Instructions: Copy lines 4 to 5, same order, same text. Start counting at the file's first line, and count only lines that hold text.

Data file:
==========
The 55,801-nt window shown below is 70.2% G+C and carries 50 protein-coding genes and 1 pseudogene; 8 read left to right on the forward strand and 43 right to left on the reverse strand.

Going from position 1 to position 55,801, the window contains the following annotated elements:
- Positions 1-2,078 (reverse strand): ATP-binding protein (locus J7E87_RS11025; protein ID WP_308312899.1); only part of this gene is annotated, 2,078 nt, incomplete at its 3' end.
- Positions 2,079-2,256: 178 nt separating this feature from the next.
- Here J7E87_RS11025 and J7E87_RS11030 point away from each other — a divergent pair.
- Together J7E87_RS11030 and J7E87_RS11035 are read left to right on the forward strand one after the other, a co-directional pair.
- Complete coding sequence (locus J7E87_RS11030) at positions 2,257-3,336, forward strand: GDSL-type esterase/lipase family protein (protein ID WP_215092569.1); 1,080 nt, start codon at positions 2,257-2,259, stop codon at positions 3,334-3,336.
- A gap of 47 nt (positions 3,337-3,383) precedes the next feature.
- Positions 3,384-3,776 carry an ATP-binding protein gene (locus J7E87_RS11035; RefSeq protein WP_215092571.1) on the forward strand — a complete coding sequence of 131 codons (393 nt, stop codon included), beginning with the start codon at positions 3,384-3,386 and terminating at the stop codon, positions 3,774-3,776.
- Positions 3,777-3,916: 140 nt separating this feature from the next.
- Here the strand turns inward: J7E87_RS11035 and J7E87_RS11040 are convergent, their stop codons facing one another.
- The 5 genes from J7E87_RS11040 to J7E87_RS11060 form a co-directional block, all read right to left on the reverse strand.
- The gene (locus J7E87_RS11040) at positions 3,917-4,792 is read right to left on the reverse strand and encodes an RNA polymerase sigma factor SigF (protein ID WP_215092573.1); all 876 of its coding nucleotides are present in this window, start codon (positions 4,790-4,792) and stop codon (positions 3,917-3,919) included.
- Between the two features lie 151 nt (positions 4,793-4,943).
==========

- Positions 2,079-2,256: 178 nt separating this feature from the next.
- Here J7E87_RS11025 and J7E87_RS11030 point away from each other — a divergent pair.